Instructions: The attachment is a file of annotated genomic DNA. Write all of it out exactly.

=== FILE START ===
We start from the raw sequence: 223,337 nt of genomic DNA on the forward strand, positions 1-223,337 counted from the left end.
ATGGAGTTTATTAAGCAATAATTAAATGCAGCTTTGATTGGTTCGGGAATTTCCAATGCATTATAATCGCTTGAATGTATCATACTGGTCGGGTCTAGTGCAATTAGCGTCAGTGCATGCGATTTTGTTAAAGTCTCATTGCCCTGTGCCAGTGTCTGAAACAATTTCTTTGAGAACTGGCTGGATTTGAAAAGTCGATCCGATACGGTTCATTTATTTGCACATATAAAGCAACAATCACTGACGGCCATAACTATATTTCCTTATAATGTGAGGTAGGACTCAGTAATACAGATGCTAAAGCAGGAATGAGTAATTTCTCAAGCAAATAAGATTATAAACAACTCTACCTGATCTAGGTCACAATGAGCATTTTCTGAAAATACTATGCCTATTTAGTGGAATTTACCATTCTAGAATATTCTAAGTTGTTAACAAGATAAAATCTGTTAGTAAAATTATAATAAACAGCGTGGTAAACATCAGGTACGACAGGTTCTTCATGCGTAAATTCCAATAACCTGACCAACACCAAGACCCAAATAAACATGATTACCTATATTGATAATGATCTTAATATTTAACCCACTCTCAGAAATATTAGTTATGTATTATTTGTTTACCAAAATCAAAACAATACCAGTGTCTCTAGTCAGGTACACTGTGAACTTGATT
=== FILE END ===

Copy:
We start from the raw sequence: 223,337 nt of genomic DNA on the forward strand, positions 1-223,337 counted from the left end.
ATGGAGTTTATTAAGCAATAATTAAATGCAGCTTTGATTGGTTCGGGAATTTCCAATGCATTATAATCGCTTGAATGTATCATACTGGTCGGGTCTAGTGCAATTAGCGTCAGTGCATGCGATTTTGTTAAAGTCTCATTGCCCTGTGCCAGTGTCTGAAACAATTTCTTTGAGAACTGGCTGGATTTGAAAAGTCGATCCGATACGGTTCATTTATTTGCACATATAAAGCAACAATCACTGACGGCCATAACTATATTTCCTTATAATGTGAGGTAGGACTCAGTAATACAGATGCTAAAGCAGGAATGAGTAATTTCTCAAGCAAATAAGATTATAAACAACTCTACCTGATCTAGGTCACAATGAGCATTTTCTGAAAATACTATGCCTATTTAGTGGAATTTACCATTCTAGAATATTCTAAGTTGTTAACAAGATAAAATCTGTTAGTAAAATTATAATAAACAGCGTGGTAAACATCAGGTACGACAGGTTCTTCATGCGTAAATTCCAATAACCTGACCAACACCAAGACCCAAATAAACATGATTACCTATATTGATAATGATCTTAATATTTAACCCACTCTCAGAAATATTAGTTATGTATTATTTGTTTACCAAAATCAAAACAATACCAGTGTCTCTAGTCAGGTACACTGTGAACTTGATT